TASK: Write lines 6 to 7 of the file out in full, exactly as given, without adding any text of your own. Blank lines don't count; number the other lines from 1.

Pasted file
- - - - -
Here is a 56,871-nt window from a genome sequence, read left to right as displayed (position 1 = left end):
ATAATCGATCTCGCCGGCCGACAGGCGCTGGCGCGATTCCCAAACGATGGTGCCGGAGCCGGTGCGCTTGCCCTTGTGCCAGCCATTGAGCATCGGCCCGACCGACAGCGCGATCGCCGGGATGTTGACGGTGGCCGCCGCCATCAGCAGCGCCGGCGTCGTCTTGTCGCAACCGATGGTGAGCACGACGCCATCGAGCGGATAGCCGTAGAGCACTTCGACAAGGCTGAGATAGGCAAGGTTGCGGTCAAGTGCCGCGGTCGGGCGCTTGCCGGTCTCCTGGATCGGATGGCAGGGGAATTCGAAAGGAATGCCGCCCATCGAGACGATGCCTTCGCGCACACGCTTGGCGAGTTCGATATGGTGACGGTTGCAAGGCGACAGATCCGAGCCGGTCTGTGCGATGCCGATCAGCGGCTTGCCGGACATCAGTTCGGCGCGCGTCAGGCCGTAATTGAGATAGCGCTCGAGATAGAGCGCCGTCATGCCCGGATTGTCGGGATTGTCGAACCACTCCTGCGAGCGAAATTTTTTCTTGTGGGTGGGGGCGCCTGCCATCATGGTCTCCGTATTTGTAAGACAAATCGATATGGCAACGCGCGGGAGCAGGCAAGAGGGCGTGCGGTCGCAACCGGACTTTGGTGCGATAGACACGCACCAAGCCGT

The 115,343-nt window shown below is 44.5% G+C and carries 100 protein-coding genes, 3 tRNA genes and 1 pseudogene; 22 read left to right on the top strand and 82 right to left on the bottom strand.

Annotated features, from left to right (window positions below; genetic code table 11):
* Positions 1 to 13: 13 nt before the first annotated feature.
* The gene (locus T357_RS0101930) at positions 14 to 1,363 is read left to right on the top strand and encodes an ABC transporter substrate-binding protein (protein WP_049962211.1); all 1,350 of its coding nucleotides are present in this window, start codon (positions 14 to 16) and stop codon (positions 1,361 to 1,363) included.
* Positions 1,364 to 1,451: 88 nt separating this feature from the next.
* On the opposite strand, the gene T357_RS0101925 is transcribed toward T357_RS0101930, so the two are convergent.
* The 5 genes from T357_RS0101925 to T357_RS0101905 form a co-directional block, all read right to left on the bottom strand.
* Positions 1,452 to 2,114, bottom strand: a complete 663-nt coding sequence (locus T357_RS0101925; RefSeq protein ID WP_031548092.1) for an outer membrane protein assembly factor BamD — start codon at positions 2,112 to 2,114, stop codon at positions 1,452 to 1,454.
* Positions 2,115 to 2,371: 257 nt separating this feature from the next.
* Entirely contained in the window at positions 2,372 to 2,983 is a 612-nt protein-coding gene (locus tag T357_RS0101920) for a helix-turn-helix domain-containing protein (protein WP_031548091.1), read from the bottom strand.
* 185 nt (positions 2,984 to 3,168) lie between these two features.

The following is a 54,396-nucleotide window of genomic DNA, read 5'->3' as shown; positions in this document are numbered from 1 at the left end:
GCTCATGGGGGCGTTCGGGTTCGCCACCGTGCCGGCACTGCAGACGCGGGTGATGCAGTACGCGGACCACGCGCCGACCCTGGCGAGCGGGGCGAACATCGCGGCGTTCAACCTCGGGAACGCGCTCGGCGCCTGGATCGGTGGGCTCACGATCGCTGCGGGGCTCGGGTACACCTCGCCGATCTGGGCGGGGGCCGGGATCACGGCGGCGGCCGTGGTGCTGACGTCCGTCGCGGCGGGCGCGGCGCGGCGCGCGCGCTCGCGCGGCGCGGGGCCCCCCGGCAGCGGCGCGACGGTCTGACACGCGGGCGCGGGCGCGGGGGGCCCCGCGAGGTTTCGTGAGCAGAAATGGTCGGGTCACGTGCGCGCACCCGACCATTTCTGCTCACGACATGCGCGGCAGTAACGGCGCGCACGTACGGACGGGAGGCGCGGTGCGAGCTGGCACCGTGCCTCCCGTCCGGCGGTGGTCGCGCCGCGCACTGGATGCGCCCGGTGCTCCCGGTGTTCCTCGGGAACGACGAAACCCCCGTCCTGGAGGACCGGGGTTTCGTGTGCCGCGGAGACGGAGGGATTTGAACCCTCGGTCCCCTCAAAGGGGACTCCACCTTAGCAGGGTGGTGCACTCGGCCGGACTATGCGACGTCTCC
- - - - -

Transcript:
* The gene (locus T357_RS0101930) at positions 14 to 1,363 is read left to right on the top strand and encodes an ABC transporter substrate-binding protein (protein WP_049962211.1); all 1,350 of its coding nucleotides are present in this window, start codon (positions 14 to 16) and stop codon (positions 1,361 to 1,363) included.
* Positions 1,364 to 1,451: 88 nt separating this feature from the next.